The London market has changed its rules on SPACs, removing the presumption that a SPAC should have its listing suspended as soon as it announces a de-spac process (FCA PS21/10) if it has certain features in place. The new rules implement one of the recommendations of Lord Hill’s UK Listing Review.

SPACs raising at least £100 million at IPO with specified investor protections embedded in their structure can expect to be able to maintain trading in their shares throughout a de-spac process (which is typically a ‘reverse takeover’ for the purposes of the Listing Rules). This levels the playing field with commercial companies (which have benefited from the same approach since rule changes at the start of 2018).

So how will the changes impact key players in the SPAC market?

What does it mean for SPAC founders?

The changes remove a significant disincentive to list larger SPACs in London. Freedom to trade out during the de-spac process should make it easier to attract investors to a SPAC’s initial capital raise, boosting the attractiveness of the London market. Removing the threat of suspension should also significantly reduce transaction costs for IPO investors that seek to use the shares as loan collateral.

A further positive is that the FCA has indicated it will work with SPACs to provide comfort that a structure is within the scope of the new approach up-front, as part of the eligibility and prospectus vetting process. This is a welcome change from the original consultation which proposed SPACs waiting until the point of de-spac to engage with the regulator, showing the FCA’s willingness to respond to feedback from market participants. SPACs will be required to confirm to the FCA that all conditions to the new rules remain fulfilled at the point of announcing a de-spac, but the FCA does not expect to revisit its initial assessment of eligibility at that point.

What does it mean for SPAC investors?

The new rules have a strong focus on investor protection.

One of the key features that SPACs will have to have to benefit from the FCA’s new approach is for a redemption option to be available to shareholders at their discretion prior to completion of the de-spac: any shareholder must be able to redeem, whether or not they voted in favour of the transaction. Shareholders that redeem their IPO shares may also retain any IPO warrants that they are issued as part of a unit.

SPACs must ring-fence proceeds received from public shareholders so that they can only be used, broadly, for an acquisition or to fund redemptions. This will add to investors’ comfort on the ability of the SPAC to fund any redemptions, although UK companies also benefit from flexible reduction of capital processes making it relatively easy for IPO companies to comply with distributable reserves requirements.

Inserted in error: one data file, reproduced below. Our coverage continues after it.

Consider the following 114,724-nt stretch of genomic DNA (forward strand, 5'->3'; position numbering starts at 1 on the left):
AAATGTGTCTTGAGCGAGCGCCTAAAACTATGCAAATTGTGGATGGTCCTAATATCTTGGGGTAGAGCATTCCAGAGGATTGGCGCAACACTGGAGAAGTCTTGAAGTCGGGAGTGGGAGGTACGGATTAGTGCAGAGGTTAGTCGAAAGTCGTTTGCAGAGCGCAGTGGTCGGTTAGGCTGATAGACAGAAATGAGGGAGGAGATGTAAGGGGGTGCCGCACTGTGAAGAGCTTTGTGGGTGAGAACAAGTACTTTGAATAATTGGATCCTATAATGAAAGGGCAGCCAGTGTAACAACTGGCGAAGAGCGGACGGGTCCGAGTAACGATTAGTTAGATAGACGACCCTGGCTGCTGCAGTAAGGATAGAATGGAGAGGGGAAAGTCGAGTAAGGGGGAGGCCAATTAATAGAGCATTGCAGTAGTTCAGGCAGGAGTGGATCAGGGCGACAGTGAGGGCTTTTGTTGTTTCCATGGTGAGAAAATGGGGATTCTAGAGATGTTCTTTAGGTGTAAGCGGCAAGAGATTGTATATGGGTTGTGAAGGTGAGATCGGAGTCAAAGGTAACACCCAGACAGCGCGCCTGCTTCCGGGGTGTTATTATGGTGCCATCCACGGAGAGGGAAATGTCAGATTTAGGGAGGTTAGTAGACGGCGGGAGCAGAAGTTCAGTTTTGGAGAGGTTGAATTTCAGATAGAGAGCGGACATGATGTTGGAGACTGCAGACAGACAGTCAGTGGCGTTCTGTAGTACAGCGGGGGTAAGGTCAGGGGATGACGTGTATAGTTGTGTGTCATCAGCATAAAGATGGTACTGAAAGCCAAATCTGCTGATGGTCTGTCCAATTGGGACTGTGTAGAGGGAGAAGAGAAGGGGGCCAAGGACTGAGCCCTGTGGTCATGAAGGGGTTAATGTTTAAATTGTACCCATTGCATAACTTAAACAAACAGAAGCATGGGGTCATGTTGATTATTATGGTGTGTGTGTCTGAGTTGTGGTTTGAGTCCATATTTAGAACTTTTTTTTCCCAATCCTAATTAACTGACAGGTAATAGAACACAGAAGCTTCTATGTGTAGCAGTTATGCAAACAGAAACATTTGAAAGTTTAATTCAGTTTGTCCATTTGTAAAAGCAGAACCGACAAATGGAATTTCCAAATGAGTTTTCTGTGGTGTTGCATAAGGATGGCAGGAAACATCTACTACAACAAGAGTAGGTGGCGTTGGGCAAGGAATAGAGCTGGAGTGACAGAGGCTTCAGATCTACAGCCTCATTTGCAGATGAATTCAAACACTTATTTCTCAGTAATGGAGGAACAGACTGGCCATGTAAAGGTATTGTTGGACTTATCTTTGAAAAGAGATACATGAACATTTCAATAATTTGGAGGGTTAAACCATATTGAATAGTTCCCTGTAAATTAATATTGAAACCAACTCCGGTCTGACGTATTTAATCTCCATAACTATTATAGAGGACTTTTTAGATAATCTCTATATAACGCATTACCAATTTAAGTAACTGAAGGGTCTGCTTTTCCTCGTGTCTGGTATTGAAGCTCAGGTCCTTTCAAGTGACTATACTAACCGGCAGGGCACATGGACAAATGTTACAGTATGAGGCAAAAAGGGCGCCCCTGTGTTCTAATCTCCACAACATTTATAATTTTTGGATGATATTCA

Investors also get a say in whether a de-spac is taken forward. De-spacs must be approved by both the board (excluding directors with a conflict in relation to the de-spac target – and if there is such a conflict, the board must make a statement that the terms of the transaction are ‘fair and reasonable’ for public shareholders and that they have received independent advice to that effect) and shareholders (excluding SPAC directors, founders and ‘sponsors’).

What does it mean for de-SPAC targets?

De-spac targets will be looking at the new rules carefully to assess their impact on deal certainty.

While the requirement to get both board and shareholder approval for a transaction may not be seen as a positive, the final rules do contain some helpful elements for de-spac targets, including flexibility around the time limit within which a de-spac transaction can be completed. To fall within the new regime, SPACs must find and acquire a target within two years, subject to a 12-month extension with approval from shareholders. In response to feedback, however, the FCA has also allowed an extension of up to six months, at the end of the initial two or three year period, without shareholder approval, where a de-spac transaction is well-advanced. The additional time can be used to complete a transaction that shareholders have already approved, or to finalise a shareholder approval process where this has already been begun. Additional time at the back-end of an acquisition timeline will be welcome.

Disclosure challenges remain for SPACs, but here too significant improvements have been made. In addition to the prospectus and ongoing UK MAR disclosure obligations applicable to all public companies, SPACs will be required to make specified disclosures on announcement of a de-spac transaction, including all material details that the SPAC is – or ought reasonably to be – aware of about the target and the proposed deal. Helpfully, however, avoiding suspension of trading is no longer conditional on meeting prescribed target financial disclosure obligations, meaning target financials will only need to be disclosed where they are available (where they are inside information in relation to the SPAC).